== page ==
David Williamson’s “Scarlett O’Hara at the Crimson Parrot“, by St Jude’s Players, provides a captivating glimpse into the life of Scarlett, a waitress in her thirties living with her mother. The production weaves movie projections into the narrative which was particularly humorous when those old movies incorporated Scarlett and her counterparts. Local and regional South Australian references are seamlessly integrated, contributing to the play’s relatability.
Complementing this narrative is the set designed by Don Oakley. It divides the stage into three areas – the front-of-house restaurant, back-of-house kitchen, and Scarlett’s lounge room. Director, Geoff Brittain uses that design to great effect along with an extension of the restaurant into the audience.
Kate van der Horst plays Scarlett with a convincing blend of clumsiness and a passion for classic romantic films. The play explores Scarlett’s escapism, where she daydreams about Hollywood legends like Clark Gable and Humphrey Bogart, projecting herself figuratively and literally as the heroine in their movies. In parallel, Rhonda Grill’s portayal of Maureen, the mother of Scarlett, captures a politically incorrect and needy woman yearning for more from her 30-year-old daughter, including her marrying and giving her grandchildren.
The kitchen scenes will resonate with anyone in the hospitality industry, capturing the layout, banter, swearing, and typical characters found in such settings. Amanda Grifsas, as Shelley, impresses with her consistent character depiction as the other waitress and spot-on facial expressions. The way in which she adeptly adjusted herself and applied her smile every time she transitioned from the kitchen to the customers was perfect.
Gordon, the charming kitchen hand, is a gay character with a passion for old classic movies. Portrayed by Harry Dewar, Gordon’s character is played with finesse, bringing a delightful touch to the role. Scarlett’s boss, Chef Steve, was effectively and authentically conveyed by Josh van’t Padje and Simon Lancione delivered as Sous Chef Gary.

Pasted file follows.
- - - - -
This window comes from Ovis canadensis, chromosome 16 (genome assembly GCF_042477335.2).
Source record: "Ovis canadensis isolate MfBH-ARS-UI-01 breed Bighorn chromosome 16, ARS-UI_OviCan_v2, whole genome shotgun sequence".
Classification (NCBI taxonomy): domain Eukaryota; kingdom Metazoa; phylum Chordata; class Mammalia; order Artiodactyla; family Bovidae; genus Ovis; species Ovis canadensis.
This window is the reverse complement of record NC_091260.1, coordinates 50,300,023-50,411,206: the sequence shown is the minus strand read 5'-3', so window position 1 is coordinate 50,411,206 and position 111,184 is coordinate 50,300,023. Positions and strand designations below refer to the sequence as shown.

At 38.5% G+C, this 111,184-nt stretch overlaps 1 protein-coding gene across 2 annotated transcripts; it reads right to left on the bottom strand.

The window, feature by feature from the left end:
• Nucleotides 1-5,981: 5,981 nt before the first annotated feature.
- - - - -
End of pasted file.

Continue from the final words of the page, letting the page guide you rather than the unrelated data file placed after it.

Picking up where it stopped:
Adam Schultz effectively captures Alan, the sociophobe customer who becomes infatuated with Scarlett. As the story unfolds, Schultz skilfully conveys Alan’s growth in confidence, and, in a memorable moment, Schultz highlights his singing talent.
Opening night nerves led to a few stumbled lines, but the cast quickly settled into their roles. Richard Parkhill’s lighting design added the right ambiance and special effects. Despite a couple of minor errors on the night, the technical elements of the show were well executed. Props by Leah Klemm and Louise Lapans deserve applause for their attention to detail, conveying a functional kitchen, appetising meals, and various other items.
In conclusion, St Jude’s Players’ final 2023 production offers us a view of our own cultural tapestry, showcasing the good, the bad, and the ugly in Australia. It is a humorous and visually appealing show offering a good fun theatrical experience.